Proportional “smart” control valves can provide much more versatility and intelligence for flow control systems in process industries compared to traditional valves. Their onboard intelligence delivers advanced diagnostic information that adds increased confidence that these critical flow control devices are performing at their best. Proportional valves also provide infinite adjustability of flow volumes and configurable speed and trim options, which help to increase efficiency and energy savings. Accurately assessing the performance of these valves has traditionally been a time-consuming process that often requires downtime to pull valves from the line.
Assessing valve performance
Many proportional smart control valves have a built-in feedback element that outputs the actual position as a percentage of open/close. This output can be a 4 to 20 milliamp (mA) signal or a digital HART variable that represents 0 to 100% of control valve operating span.
Applying a varying mA signal, while simultaneously monitoring the output mA or percentage of travel signal, allows technicians to see whether a control valve is operating correctly over its range. This “step response” test shows the valve’s physical position compared to its expected position, and the signal required to move it to that position.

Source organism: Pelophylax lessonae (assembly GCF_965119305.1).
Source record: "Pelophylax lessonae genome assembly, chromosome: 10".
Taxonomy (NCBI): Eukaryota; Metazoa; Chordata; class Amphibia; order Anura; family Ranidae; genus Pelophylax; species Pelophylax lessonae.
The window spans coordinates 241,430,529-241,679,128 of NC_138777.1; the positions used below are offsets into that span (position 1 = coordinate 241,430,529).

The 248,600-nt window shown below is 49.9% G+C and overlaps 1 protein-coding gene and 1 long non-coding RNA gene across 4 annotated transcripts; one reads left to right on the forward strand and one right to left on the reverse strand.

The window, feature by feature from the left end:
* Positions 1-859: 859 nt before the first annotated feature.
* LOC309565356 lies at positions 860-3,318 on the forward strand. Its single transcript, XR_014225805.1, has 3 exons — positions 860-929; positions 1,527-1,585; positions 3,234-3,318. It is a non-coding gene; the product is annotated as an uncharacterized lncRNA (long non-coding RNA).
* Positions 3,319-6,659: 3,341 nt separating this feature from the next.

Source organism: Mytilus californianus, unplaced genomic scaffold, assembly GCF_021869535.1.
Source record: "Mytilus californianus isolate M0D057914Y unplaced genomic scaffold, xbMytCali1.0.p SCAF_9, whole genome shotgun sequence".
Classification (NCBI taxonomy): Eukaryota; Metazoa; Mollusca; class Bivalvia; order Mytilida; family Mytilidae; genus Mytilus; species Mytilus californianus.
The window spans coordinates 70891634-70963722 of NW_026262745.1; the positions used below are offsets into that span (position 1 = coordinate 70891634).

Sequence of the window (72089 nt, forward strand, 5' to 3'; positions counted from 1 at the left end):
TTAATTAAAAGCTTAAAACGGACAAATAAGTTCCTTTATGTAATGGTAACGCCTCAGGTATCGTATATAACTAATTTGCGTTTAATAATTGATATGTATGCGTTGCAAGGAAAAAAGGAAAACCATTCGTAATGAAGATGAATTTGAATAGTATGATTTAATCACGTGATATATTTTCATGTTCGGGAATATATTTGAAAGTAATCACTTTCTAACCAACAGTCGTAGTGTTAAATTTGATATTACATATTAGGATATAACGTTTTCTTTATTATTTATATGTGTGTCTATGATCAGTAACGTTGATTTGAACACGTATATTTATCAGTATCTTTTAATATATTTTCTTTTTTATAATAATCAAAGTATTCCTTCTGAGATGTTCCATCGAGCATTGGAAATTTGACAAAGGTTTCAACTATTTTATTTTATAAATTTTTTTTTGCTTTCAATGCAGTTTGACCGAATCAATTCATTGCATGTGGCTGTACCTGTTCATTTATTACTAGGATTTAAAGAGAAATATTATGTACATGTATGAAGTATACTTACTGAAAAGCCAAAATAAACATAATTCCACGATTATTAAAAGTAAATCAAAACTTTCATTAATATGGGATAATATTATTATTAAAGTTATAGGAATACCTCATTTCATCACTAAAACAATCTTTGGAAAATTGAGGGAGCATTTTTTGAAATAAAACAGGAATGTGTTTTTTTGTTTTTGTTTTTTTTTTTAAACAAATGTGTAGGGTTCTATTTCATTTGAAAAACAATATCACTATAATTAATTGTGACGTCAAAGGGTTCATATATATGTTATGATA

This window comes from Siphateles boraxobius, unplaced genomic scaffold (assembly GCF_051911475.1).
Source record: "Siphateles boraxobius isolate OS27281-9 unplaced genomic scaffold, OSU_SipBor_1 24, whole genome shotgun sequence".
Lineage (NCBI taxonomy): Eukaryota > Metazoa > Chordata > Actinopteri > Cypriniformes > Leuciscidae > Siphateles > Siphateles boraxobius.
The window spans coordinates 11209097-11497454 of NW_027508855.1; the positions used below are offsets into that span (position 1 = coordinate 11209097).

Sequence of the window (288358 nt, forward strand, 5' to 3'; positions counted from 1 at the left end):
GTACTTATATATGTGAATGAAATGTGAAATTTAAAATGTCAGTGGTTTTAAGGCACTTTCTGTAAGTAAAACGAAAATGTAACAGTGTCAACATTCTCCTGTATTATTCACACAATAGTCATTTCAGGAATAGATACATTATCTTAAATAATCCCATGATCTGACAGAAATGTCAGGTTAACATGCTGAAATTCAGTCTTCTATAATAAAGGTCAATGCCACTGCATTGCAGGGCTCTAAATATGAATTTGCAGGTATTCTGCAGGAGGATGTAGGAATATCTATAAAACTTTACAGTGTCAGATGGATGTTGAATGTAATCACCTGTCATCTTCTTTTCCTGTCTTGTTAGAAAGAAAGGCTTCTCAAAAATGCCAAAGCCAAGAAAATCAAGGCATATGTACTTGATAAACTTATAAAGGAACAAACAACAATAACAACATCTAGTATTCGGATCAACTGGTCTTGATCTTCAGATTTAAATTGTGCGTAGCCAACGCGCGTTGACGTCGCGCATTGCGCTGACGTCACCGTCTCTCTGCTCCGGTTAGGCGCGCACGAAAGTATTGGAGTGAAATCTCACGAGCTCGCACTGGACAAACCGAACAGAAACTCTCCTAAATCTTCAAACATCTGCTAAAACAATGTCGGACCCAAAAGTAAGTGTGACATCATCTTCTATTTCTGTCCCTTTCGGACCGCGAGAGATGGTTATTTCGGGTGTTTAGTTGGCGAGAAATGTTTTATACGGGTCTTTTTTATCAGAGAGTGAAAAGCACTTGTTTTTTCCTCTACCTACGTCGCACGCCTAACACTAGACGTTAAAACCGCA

If the valve needs more energy to reach a specified position, it will call on more pressure. For example, a valve may be programmed to know that if 12 milliamps are applied it should be 50% open. The smart electronics will control a smart pressure regulator or I/P to increase or decrease the pressure as needed to move the control element to the desired position. Monitoring and recording the pressure applied to the final control element, while varying the input 4 to 20 mA signal to the valve is key to identifying a sticking valve and is often referred to as a “signature” test.